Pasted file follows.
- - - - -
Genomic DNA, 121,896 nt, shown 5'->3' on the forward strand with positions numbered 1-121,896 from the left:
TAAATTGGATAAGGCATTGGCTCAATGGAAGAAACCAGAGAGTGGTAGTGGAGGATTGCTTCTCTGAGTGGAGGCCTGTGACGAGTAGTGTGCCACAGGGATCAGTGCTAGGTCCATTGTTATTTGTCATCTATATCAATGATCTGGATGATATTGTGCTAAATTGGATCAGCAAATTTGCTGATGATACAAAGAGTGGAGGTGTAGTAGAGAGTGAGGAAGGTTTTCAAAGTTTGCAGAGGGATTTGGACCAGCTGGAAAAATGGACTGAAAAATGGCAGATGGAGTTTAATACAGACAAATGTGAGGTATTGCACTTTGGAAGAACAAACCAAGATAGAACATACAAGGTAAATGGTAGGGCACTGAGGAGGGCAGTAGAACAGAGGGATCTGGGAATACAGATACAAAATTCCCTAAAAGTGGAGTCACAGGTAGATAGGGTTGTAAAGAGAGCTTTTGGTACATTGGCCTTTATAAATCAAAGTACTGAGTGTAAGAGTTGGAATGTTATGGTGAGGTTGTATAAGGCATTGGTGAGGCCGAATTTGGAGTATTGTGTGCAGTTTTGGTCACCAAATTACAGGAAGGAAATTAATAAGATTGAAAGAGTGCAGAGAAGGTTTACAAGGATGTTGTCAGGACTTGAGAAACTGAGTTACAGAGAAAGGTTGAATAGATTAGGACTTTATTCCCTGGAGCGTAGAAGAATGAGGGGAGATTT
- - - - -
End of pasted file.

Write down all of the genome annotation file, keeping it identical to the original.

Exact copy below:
Genomic DNA, 121,896 nt, shown 5'->3' on the forward strand with positions numbered 1-121,896 from the left:
TAAATTGGATAAGGCATTGGCTCAATGGAAGAAACCAGAGAGTGGTAGTGGAGGATTGCTTCTCTGAGTGGAGGCCTGTGACGAGTAGTGTGCCACAGGGATCAGTGCTAGGTCCATTGTTATTTGTCATCTATATCAATGATCTGGATGATATTGTGCTAAATTGGATCAGCAAATTTGCTGATGATACAAAGAGTGGAGGTGTAGTAGAGAGTGAGGAAGGTTTTCAAAGTTTGCAGAGGGATTTGGACCAGCTGGAAAAATGGACTGAAAAATGGCAGATGGAGTTTAATACAGACAAATGTGAGGTATTGCACTTTGGAAGAACAAACCAAGATAGAACATACAAGGTAAATGGTAGGGCACTGAGGAGGGCAGTAGAACAGAGGGATCTGGGAATACAGATACAAAATTCCCTAAAAGTGGAGTCACAGGTAGATAGGGTTGTAAAGAGAGCTTTTGGTACATTGGCCTTTATAAATCAAAGTACTGAGTGTAAGAGTTGGAATGTTATGGTGAGGTTGTATAAGGCATTGGTGAGGCCGAATTTGGAGTATTGTGTGCAGTTTTGGTCACCAAATTACAGGAAGGAAATTAATAAGATTGAAAGAGTGCAGAGAAGGTTTACAAGGATGTTGTCAGGACTTGAGAAACTGAGTTACAGAGAAAGGTTGAATAGATTAGGACTTTATTCCCTGGAGCGTAGAAGAATGAGGGGAGATTT